Trust between the patient and the doctor is very important
After graduating from the Faculty of Medicine at the University of Tartu, Eve Kivistik dreamed about becoming a gynaecologist, but today she’s working as an esteemed general practitioner (GP). She is highly respected by her patients, and additionally, Tallinn City Council has named her the Best Primary Health Care Worker of 2016.
Doctor Eve Kivistik, what do you think makes a GP a good GP?
I believe a good doctor cares about his/her job, pays attention to his/her patients, and is empathetic and caring. I like to interact with people of all ages, and with all health issues thrown at them during different stages of life.
You’re a versatile doctor. Besides general GP duties, you also offer services that most of the GPs do not, such as intra-articular injections, kinesio taping, gynaecological examinations and procedures, and acupuncture. As one of the few GPs in Estonia, you also handle pregnancies – why?
One of the most important things in healthcare is trust.
I like when a GP can help a patient more than just write a referral and send them on to a specialist. I can offer better treatment options to my patients and make my own work more varied if I have different skills and can use these daily. I enjoy hands-on procedures. I find it especially enjoyable if the patient is also involved in the process and open to alternative methods to medication.
How do you feel about combining Western medicine with Eastern and alternative medicine?
I find it very helpful to combine acupuncture with Western care in chronic pain management.
In functional status assessments, where evidence-based medicine cannot offer solutions, then alternative and Eastern practices can often help the patient. I find it very helpful to combine acupuncture with Western care in chronic pain management. I have often tried alternative options, and the results have been very encouraging.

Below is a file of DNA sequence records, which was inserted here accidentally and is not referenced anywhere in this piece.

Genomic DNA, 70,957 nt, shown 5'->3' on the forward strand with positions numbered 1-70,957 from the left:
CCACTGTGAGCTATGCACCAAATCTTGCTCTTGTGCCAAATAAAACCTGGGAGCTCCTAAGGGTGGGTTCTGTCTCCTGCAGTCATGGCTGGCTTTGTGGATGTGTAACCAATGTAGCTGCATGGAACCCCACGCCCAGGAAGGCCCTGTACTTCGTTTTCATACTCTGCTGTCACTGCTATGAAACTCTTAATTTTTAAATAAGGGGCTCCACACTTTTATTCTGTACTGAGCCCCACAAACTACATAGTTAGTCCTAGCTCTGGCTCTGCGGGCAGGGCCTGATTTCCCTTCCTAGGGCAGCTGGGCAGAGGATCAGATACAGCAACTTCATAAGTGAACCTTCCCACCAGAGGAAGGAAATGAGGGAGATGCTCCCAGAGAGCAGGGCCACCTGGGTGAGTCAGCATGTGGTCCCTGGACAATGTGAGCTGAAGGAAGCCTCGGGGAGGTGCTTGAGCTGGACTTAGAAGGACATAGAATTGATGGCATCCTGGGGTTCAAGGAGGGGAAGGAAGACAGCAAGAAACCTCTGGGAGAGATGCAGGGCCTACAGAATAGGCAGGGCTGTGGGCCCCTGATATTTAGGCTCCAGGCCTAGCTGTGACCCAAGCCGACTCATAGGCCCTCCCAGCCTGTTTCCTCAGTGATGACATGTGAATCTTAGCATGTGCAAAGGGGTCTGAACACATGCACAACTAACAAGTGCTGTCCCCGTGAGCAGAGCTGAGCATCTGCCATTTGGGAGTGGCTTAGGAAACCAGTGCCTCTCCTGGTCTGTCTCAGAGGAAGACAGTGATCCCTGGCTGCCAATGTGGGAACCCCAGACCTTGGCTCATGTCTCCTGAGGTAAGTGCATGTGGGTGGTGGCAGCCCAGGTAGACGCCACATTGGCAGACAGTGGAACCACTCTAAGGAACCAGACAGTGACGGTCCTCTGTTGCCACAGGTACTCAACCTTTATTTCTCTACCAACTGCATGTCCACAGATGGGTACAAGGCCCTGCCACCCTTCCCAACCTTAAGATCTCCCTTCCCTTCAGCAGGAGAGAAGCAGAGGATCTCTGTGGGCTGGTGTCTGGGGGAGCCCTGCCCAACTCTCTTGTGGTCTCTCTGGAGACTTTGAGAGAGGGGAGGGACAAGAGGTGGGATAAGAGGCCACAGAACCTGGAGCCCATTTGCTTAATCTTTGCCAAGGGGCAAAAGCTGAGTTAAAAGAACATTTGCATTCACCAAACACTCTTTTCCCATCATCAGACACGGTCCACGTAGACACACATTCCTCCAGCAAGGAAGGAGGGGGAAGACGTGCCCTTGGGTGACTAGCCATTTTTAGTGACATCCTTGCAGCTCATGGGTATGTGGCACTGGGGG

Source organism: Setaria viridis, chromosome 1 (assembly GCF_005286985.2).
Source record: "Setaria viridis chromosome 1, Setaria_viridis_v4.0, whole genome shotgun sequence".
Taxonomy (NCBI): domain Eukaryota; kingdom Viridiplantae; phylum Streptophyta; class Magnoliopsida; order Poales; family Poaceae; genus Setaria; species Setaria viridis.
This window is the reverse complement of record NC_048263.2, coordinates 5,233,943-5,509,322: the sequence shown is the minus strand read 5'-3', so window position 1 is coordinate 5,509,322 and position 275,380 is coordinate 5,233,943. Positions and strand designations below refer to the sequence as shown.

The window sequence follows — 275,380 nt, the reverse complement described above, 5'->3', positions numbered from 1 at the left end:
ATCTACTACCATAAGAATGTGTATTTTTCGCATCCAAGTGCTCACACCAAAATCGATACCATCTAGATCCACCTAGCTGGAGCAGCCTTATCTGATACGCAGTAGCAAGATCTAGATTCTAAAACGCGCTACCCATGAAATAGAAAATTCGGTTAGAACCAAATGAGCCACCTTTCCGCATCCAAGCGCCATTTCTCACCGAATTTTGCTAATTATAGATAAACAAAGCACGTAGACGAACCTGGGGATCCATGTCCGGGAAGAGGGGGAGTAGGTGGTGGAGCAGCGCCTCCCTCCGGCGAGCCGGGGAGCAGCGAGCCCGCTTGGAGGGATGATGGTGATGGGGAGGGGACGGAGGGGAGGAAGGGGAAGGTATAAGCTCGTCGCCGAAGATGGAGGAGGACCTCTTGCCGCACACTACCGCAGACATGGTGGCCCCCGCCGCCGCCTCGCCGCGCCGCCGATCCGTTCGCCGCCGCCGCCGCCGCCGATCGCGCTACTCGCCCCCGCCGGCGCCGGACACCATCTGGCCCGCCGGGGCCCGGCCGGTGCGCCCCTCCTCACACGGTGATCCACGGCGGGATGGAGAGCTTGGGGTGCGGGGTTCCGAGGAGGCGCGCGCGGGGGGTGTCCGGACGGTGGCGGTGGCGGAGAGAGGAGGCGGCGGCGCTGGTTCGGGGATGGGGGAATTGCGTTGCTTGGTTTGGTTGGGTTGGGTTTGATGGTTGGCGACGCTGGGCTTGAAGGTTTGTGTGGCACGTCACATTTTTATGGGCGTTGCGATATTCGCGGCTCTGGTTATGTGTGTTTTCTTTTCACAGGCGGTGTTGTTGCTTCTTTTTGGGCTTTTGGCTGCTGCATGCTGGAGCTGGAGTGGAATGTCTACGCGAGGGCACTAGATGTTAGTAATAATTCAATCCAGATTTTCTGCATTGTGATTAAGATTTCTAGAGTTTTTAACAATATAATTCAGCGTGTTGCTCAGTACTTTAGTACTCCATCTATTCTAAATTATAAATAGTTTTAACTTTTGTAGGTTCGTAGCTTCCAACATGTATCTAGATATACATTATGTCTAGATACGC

What aspects of your job do you not enjoy and would prefer did not exist?
I am frustrated with health policies and healthcare management. For example, primary healthcare is underfunded when comparing the amount of funding to the responsibility and number of tasks involved in primary care. It is very disappointing and makes me feel like GP work is not valued.
It is also bothersome to notice the uneven qualification levels among GPs. It is sad to hear about failure because of GPs’ incompetence. The Service Quality Manual for GPs is very helpful in such situations.
You enjoy an active lifestyle. How do you keep up with your exercise routine?
To balance the mental work, I try to move and be as active as possible. Luckily, I also have active friends and family members with whom I enjoy spending the little free time I have.
I don’t have any major athletic achievements, not now nor from my youth. During school, I played volleyball; later I took up tennis; and right now, I enjoy biking and both cross-country and downhill skiing.
Do you have a hobby that makes you want to jump out of bed in the morning?
I love to learn languages and read. I went to a school where most of the academic focus was on the English language. My teacher taught me to love classical literature; thanks to her, I have been able to read many world-class literature pieces in their original language.
I also speak Finnish, Swedish, and Russian. I am most keen on the Swedish language.
I feel very passionate about traveling; my family travels to destinations around the world whenever possible. My husband, Tiit Kivistik, who also works with me at Confido Private Medical Clinic, is a vascular surgeon and also very busy with work. We have the same hobbies, which give us a chance to spend time together with the kids. We enjoy it very much.